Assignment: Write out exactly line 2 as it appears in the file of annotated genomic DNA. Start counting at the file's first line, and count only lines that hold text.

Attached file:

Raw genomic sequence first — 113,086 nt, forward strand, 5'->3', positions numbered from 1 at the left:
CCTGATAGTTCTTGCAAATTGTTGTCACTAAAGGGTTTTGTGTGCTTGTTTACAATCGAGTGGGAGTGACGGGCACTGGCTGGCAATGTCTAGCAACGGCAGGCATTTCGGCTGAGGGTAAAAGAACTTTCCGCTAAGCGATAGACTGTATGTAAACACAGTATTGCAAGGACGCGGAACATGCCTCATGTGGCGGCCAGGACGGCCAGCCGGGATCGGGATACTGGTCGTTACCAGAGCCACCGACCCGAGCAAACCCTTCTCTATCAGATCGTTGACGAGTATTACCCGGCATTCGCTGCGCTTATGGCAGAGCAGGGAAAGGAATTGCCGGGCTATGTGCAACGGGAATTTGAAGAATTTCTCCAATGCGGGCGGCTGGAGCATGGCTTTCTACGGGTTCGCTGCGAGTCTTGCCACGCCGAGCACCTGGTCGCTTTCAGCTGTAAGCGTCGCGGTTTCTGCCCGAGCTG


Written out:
CCTGATAGTTCTTGCAAATTGTTGTCACTAAAGGGTTTTGTGTGCTTGTTTACAATCGAGTGGGAGTGACGGGCACTGGCTGGCAATGTCTAGCAACGGCAGGCATTTCGGCTGAGGGTAAAAGAACTTTCCGCTAAGCGATAGACTGTATGTAAACACAGTATTGCAAGGACGCGGAACATGCCTCATGTGGCGGCCAGGACGGCCAGCCGGGATCGGGATACTGGTCGTTACCAGAGCCACCGACCCGAGCAAACCCTTCTCTATCAGATCGTTGACGAGTATTACCCGGCATTCGCTGCGCTTATGGCAGAGCAGGGAAAGGAATTGCCGGGCTATGTGCAACGGGAATTTGAAGAATTTCTCCAATGCGGGCGGCTGGAGCATGGCTTTCTACGGGTTCGCTGCGAGTCTTGCCACGCCGAGCACCTGGTCGCTTTCAGCTGTAAGCGTCGCGGTTTCTGCCCGAGCTG